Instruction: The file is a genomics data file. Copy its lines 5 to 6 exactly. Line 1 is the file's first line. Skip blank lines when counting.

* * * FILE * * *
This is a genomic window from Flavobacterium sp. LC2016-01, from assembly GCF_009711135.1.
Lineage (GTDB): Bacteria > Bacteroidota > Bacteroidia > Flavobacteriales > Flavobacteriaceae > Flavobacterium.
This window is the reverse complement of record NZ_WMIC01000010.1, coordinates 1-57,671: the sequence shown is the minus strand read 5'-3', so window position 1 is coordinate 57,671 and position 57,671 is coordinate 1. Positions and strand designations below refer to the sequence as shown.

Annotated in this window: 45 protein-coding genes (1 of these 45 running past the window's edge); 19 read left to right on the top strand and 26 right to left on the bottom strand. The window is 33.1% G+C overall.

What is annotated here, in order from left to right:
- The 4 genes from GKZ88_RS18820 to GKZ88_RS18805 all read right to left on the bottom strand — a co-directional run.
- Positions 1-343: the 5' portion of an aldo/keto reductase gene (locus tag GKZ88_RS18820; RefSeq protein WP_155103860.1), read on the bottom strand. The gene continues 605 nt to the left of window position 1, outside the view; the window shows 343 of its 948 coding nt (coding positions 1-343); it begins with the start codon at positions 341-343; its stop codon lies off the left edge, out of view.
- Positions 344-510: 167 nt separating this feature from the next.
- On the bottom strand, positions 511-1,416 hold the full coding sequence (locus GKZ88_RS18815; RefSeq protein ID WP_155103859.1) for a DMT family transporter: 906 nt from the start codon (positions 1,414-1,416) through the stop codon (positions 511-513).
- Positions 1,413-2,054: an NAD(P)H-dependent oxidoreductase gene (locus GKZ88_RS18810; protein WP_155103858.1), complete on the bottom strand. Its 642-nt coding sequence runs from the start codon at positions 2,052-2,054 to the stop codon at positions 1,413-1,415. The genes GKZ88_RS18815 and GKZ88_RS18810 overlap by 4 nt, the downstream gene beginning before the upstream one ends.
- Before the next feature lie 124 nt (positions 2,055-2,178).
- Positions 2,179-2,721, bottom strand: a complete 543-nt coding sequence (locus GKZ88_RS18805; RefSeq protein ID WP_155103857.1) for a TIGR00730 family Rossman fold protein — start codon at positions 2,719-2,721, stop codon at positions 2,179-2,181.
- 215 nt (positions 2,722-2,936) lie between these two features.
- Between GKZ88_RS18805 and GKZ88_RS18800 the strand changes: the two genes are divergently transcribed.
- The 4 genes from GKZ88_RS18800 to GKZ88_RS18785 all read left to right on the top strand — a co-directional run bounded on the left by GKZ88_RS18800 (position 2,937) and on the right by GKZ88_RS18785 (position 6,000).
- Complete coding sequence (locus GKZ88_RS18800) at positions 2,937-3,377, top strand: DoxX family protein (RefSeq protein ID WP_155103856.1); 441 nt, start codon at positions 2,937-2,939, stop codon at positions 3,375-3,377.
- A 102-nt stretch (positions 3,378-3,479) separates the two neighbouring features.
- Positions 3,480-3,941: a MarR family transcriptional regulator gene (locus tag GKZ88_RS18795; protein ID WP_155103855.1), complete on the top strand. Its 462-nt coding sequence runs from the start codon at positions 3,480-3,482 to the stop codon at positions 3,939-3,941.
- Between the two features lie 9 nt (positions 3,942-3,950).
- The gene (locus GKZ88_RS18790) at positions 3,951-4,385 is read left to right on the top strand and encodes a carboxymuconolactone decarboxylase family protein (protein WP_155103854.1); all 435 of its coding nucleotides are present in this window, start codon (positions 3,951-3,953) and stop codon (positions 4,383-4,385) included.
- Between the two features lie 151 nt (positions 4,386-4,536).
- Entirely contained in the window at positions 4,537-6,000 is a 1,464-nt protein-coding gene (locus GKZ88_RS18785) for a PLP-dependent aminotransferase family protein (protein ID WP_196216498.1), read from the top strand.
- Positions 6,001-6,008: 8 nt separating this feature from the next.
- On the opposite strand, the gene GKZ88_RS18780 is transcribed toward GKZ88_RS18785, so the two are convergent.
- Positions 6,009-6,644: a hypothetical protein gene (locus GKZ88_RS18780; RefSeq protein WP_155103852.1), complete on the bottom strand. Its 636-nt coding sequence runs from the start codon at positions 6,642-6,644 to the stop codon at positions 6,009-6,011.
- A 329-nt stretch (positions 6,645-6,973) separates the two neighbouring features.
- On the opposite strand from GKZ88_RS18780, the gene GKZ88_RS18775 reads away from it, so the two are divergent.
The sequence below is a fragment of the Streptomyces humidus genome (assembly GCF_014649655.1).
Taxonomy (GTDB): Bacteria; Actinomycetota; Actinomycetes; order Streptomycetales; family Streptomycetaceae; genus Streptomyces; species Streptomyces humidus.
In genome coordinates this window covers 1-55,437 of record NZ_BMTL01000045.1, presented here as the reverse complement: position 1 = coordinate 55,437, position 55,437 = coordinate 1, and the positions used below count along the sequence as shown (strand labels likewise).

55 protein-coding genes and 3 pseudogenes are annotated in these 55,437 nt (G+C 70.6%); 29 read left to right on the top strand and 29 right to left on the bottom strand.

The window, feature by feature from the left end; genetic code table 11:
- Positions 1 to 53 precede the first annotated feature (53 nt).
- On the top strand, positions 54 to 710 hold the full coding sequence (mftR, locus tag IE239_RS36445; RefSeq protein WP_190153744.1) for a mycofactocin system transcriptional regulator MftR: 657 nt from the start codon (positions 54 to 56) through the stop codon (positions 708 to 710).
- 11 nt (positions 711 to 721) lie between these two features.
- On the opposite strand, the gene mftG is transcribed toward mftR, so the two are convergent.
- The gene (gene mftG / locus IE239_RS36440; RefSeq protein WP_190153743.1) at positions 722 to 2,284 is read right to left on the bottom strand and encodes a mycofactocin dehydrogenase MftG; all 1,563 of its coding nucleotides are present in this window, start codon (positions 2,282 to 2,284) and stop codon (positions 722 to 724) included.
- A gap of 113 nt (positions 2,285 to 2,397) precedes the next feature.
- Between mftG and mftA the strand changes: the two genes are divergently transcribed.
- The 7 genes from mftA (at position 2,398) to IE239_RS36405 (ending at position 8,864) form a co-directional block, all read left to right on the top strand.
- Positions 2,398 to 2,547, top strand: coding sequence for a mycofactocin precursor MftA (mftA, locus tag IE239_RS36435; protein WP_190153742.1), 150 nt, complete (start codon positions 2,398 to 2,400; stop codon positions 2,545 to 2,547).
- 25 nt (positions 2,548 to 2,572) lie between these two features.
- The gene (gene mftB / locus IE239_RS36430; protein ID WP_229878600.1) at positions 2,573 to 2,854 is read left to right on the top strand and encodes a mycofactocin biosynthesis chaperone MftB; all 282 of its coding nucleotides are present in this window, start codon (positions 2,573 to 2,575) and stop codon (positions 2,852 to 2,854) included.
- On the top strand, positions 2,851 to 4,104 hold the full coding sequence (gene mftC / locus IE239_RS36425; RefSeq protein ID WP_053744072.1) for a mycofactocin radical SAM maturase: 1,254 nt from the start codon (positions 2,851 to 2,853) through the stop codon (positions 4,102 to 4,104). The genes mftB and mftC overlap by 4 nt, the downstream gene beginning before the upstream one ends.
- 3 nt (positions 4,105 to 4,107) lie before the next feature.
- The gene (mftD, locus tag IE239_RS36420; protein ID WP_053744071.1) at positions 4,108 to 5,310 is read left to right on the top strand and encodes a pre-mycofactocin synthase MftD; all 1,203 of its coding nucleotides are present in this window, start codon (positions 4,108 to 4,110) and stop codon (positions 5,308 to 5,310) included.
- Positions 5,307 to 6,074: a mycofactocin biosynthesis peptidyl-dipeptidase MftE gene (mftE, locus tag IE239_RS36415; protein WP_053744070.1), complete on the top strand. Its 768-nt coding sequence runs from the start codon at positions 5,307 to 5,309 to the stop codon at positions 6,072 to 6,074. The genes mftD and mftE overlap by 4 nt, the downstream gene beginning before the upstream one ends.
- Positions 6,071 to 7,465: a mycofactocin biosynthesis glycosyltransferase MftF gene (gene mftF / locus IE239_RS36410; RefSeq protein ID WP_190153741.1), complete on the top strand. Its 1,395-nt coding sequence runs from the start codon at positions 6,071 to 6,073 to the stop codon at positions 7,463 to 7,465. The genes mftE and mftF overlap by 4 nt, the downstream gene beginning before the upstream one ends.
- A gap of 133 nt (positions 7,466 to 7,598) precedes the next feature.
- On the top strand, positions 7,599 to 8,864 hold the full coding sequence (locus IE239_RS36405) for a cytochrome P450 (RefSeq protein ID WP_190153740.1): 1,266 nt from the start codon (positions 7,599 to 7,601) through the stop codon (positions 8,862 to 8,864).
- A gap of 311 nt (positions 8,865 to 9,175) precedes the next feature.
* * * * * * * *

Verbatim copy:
What is annotated here, in order from left to right:
- The 4 genes from GKZ88_RS18820 to GKZ88_RS18805 all read right to left on the bottom strand — a co-directional run.